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Wolves Too Close To Home

Shigar, Baltistan

As countless shimmering poplars, nestled into the lush river valleys below bold and unforgiving Karakoram peaks, sing a colorful ode to the fading summer with their turning leaves, the people of Gilgit-Baltistan begin to prepare for the long winter ahead. The challenges these weathered mountain people face during the cold months are many – chief among them the age-old conflict between themselves and the wild animals which descend from the mountains above, determined to find food for themselves and their young.

As hearths are lit and shepherds return with their herds from high mountain pastures where heavy snows will soon fall, the animals of the wild begin their own preparations. The brown bear searches for a den to slow its heart rate and begin a six-month hibernation until the arrival of spring. The Himalayan ibex moves to lower altitudes, in search of steep, rocky faces where heavy snow does not amass, and the herd might find enough vegetation to make it through winter. The snow leopard follows the wild goats, to those remote cliffs where it too can maneuver, growing itself a thick winter coat to keep warm in the months of subzero temperatures ahead.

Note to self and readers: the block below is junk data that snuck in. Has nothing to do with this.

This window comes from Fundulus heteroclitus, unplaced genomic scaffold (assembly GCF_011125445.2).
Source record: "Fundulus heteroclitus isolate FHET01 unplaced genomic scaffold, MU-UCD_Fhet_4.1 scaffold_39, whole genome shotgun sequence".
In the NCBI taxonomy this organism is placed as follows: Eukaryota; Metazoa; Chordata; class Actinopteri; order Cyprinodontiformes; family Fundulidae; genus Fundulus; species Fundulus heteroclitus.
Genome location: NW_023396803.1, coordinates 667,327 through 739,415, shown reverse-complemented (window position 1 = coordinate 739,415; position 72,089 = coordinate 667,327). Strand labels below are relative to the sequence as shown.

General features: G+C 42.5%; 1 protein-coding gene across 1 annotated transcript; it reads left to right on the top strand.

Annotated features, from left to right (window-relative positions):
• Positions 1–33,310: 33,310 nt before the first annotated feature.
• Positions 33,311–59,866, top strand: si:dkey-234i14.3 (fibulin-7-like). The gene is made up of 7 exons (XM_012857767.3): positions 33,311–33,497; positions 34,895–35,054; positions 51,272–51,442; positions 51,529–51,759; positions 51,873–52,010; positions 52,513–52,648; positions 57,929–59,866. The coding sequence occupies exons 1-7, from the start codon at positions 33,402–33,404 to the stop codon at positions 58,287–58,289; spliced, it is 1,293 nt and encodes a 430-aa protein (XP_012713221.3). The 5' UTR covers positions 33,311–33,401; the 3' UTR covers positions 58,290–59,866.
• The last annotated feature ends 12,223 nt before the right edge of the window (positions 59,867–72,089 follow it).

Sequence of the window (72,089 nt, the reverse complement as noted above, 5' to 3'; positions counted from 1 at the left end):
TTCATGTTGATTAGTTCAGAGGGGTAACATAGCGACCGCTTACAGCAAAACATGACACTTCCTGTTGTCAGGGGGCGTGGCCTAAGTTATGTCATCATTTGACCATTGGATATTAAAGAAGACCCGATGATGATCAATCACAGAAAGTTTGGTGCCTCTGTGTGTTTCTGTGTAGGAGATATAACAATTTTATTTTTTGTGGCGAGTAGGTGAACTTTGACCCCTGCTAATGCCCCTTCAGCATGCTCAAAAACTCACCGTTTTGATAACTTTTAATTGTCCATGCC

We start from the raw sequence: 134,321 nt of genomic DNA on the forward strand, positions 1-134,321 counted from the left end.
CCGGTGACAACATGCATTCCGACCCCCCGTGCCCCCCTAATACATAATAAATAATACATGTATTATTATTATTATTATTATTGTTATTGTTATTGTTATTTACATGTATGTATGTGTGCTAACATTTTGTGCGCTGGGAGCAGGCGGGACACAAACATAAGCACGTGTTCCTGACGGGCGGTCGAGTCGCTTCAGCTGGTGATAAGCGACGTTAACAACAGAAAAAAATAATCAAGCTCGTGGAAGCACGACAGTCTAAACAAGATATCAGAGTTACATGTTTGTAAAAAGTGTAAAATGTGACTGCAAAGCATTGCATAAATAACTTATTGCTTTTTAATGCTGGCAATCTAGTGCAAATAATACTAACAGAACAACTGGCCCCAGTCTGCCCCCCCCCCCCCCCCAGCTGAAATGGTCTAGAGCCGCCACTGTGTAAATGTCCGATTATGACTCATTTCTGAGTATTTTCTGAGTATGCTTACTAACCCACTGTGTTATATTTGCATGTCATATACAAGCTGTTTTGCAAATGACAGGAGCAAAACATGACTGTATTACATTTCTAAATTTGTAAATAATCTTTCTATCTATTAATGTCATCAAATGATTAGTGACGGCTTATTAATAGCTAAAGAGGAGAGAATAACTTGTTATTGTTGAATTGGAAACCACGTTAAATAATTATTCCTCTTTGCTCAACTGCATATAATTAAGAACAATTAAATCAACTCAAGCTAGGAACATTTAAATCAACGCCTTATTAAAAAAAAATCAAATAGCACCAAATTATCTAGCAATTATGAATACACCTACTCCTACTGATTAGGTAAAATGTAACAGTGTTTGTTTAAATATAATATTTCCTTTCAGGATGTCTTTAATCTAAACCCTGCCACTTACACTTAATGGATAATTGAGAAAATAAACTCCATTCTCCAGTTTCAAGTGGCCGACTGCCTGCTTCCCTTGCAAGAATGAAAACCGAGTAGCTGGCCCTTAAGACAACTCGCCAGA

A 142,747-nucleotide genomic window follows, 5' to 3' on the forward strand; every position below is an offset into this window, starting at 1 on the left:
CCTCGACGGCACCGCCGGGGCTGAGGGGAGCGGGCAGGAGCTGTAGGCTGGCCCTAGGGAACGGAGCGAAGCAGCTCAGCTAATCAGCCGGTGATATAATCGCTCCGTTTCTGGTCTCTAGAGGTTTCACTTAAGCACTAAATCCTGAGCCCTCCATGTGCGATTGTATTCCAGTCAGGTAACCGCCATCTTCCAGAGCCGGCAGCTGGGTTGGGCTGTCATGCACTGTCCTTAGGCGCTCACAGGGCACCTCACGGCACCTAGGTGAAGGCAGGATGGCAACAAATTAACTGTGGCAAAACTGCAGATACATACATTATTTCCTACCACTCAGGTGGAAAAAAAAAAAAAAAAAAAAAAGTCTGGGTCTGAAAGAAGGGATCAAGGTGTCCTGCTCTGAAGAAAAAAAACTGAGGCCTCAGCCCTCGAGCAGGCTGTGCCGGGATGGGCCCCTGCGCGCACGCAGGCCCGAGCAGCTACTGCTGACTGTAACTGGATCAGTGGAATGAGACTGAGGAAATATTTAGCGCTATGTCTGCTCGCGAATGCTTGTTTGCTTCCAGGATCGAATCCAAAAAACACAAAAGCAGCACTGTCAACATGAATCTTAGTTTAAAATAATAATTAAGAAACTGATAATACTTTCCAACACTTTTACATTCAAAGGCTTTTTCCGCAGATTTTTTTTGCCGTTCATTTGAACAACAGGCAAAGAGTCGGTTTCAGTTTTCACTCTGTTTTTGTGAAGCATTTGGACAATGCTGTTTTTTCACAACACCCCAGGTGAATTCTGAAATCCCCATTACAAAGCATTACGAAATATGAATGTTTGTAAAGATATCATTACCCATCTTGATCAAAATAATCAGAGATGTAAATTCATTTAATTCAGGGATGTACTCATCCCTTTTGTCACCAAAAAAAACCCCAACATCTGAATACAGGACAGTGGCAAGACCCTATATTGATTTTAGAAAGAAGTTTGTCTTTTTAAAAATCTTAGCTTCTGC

Another apex predator also makes a move, descending from high-altitudes in search of food and respite from the cold. Without adaptations to catch prey on the cliffs or in deep snow, nor to survive the harsh cold of winters on the high mountains, the grey wolf moves down towards human settlements in the river valleys. Endowed with a unique and extraordinary capacity to plan, cooperate, and rapidly adapt to changing surroundings, the wolf uses these skills to target the most vulnerable and abundant source of food available – domestic livestock, occasionally left unattended by their human protectors.

The various and often complex relationships between humans and wolves date back tens of thousands of years. Indeed, our evolution as two species have been closely intertwined, as we have cohabitated many of the same spaces since the beginnings of civilization. The dogs we today keep in our homes as pets, ‘man’s best friend’, are the descendants of the same wolves that today prey on livestock and are considered by pastoralists around the world as ‘man’s greatest enemy’. With those wolves humans domesticated was formed a codependent relationship, in which, in exchange for food and care, these animals provided protection to our homes and our herds, and gave us companionship, loyalty and love. Those that were not domesticated also learned to rely on human settlements for food, though it would not be provided as willingly.